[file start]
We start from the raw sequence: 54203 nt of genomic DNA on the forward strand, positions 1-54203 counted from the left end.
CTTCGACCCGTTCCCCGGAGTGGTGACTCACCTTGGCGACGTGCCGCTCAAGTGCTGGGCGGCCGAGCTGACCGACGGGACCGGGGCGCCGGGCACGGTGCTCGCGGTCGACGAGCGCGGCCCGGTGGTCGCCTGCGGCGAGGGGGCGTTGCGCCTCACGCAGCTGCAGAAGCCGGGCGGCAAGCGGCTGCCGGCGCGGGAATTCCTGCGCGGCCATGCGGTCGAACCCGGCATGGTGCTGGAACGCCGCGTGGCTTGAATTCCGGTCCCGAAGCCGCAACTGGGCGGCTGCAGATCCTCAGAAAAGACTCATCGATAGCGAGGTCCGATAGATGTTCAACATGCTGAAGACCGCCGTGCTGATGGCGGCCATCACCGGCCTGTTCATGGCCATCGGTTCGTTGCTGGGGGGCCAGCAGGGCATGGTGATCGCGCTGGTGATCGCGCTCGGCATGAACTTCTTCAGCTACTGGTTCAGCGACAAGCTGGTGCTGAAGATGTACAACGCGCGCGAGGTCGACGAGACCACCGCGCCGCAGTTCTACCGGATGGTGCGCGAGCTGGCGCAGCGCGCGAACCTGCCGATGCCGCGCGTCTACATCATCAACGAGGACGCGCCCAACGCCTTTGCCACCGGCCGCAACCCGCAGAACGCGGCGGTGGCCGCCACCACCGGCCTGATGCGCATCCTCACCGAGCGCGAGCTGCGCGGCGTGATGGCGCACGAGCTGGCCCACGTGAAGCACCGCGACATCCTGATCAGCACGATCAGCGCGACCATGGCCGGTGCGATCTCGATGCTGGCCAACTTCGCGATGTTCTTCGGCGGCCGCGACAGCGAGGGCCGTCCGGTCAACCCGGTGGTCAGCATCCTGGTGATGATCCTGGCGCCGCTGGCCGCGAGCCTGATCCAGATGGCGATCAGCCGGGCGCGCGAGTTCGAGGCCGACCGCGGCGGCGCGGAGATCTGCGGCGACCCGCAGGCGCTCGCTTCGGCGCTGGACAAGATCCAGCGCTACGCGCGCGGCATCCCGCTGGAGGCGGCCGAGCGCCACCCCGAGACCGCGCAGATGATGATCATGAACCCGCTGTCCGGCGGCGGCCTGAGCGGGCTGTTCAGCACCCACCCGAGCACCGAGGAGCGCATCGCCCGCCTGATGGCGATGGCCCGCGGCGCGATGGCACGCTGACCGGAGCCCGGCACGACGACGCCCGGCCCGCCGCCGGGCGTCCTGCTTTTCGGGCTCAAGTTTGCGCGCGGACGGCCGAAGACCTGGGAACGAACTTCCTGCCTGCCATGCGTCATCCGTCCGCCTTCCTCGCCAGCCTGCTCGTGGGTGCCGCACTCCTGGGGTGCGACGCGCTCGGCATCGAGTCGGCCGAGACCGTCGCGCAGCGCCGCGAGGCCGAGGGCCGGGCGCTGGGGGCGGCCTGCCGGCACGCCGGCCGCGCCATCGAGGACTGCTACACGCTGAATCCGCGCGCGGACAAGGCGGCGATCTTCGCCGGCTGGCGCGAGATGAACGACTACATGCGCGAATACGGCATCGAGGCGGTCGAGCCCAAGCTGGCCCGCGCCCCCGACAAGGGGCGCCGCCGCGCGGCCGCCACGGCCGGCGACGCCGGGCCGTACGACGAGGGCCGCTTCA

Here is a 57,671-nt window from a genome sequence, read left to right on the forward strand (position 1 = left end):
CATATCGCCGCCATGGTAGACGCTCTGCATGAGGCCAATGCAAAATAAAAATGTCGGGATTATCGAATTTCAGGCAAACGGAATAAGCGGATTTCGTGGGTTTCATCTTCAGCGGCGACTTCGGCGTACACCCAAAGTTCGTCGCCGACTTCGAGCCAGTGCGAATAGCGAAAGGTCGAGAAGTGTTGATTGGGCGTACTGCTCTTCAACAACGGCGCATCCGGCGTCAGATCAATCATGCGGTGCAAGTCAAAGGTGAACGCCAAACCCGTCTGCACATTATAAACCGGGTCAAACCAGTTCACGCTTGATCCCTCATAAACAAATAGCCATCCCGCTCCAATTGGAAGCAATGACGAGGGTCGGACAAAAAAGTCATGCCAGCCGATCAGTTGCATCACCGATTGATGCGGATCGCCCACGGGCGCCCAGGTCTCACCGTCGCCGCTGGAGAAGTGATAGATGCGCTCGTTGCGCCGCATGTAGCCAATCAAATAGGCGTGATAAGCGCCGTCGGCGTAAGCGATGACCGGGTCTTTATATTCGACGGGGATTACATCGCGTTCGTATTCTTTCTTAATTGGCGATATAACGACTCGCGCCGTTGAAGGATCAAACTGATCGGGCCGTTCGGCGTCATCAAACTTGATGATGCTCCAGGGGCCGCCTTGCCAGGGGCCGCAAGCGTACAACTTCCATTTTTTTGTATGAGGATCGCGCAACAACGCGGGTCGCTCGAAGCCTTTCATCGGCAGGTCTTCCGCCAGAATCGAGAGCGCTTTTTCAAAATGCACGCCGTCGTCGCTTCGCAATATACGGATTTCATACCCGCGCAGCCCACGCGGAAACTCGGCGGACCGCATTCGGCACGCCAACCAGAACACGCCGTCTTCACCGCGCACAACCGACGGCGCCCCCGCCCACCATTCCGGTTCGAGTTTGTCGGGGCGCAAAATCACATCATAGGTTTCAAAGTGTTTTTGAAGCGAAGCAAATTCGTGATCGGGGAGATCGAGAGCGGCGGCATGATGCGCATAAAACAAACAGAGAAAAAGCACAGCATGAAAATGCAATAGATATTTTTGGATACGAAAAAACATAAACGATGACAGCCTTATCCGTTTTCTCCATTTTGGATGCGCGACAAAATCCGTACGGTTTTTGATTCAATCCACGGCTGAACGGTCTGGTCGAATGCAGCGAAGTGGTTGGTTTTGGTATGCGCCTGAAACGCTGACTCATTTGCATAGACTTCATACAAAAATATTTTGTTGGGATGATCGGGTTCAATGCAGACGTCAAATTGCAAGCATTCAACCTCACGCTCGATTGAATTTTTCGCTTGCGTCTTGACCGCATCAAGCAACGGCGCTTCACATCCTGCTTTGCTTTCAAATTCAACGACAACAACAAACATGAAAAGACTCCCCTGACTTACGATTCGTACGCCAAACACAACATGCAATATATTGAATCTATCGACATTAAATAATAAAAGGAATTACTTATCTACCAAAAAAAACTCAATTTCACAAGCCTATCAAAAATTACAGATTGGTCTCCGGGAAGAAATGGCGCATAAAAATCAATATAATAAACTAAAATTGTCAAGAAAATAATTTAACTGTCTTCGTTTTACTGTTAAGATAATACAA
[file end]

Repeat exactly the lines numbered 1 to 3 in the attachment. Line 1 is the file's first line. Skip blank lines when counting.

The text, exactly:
We start from the raw sequence: 54203 nt of genomic DNA on the forward strand, positions 1-54203 counted from the left end.
CTTCGACCCGTTCCCCGGAGTGGTGACTCACCTTGGCGACGTGCCGCTCAAGTGCTGGGCGGCCGAGCTGACCGACGGGACCGGGGCGCCGGGCACGGTGCTCGCGGTCGACGAGCGCGGCCCGGTGGTCGCCTGCGGCGAGGGGGCGTTGCGCCTCACGCAGCTGCAGAAGCCGGGCGGCAAGCGGCTGCCGGCGCGGGAATTCCTGCGCGGCCATGCGGTCGAACCCGGCATGGTGCTGGAACGCCGCGTGGCTTGAATTCCGGTCCCGAAGCCGCAACTGGGCGGCTGCAGATCCTCAGAAAAGACTCATCGATAGCGAGGTCCGATAGATGTTCAACATGCTGAAGACCGCCGTGCTGATGGCGGCCATCACCGGCCTGTTCATGGCCATCGGTTCGTTGCTGGGGGGCCAGCAGGGCATGGTGATCGCGCTGGTGATCGCGCTCGGCATGAACTTCTTCAGCTACTGGTTCAGCGACAAGCTGGTGCTGAAGATGTACAACGCGCGCGAGGTCGACGAGACCACCGCGCCGCAGTTCTACCGGATGGTGCGCGAGCTGGCGCAGCGCGCGAACCTGCCGATGCCGCGCGTCTACATCATCAACGAGGACGCGCCCAACGCCTTTGCCACCGGCCGCAACCCGCAGAACGCGGCGGTGGCCGCCACCACCGGCCTGATGCGCATCCTCACCGAGCGCGAGCTGCGCGGCGTGATGGCGCACGAGCTGGCCCACGTGAAGCACCGCGACATCCTGATCAGCACGATCAGCGCGACCATGGCCGGTGCGATCTCGATGCTGGCCAACTTCGCGATGTTCTTCGGCGGCCGCGACAGCGAGGGCCGTCCGGTCAACCCGGTGGTCAGCATCCTGGTGATGATCCTGGCGCCGCTGGCCGCGAGCCTGATCCAGATGGCGATCAGCCGGGCGCGCGAGTTCGAGGCCGACCGCGGCGGCGCGGAGATCTGCGGCGACCCGCAGGCGCTCGCTTCGGCGCTGGACAAGATCCAGCGCTACGCGCGCGGCATCCCGCTGGAGGCGGCCGAGCGCCACCCCGAGACCGCGCAGATGATGATCATGAACCCGCTGTCCGGCGGCGGCCTGAGCGGGCTGTTCAGCACCCACCCGAGCACCGAGGAGCGCATCGCCCGCCTGATGGCGATGGCCCGCGGCGCGATGGCACGCTGACCGGAGCCCGGCACGACGACGCCCGGCCCGCCGCCGGGCGTCCTGCTTTTCGGGCTCAAGTTTGCGCGCGGACGGCCGAAGACCTGGGAACGAACTTCCTGCCTGCCATGCGTCATCCGTCCGCCTTCCTCGCCAGCCTGCTCGTGGGTGCCGCACTCCTGGGGTGCGACGCGCTCGGCATCGAGTCGGCCGAGACCGTCGCGCAGCGCCGCGAGGCCGAGGGCCGGGCGCTGGGGGCGGCCTGCCGGCACGCCGGCCGCGCCATCGAGGACTGCTACACGCTGAATCCGCGCGCGGACAAGGCGGCGATCTTCGCCGGCTGGCGCGAGATGAACGACTACATGCGCGAATACGGCATCGAGGCGGTCGAGCCCAAGCTGGCCCGCGCCCCCGACAAGGGGCGCCGCCGCGCGGCCGCCACGGCCGGCGACGCCGGGCCGTACGACGAGGGCCGCTTCA

Here is a 57,671-nt window from a genome sequence, read left to right on the forward strand (position 1 = left end):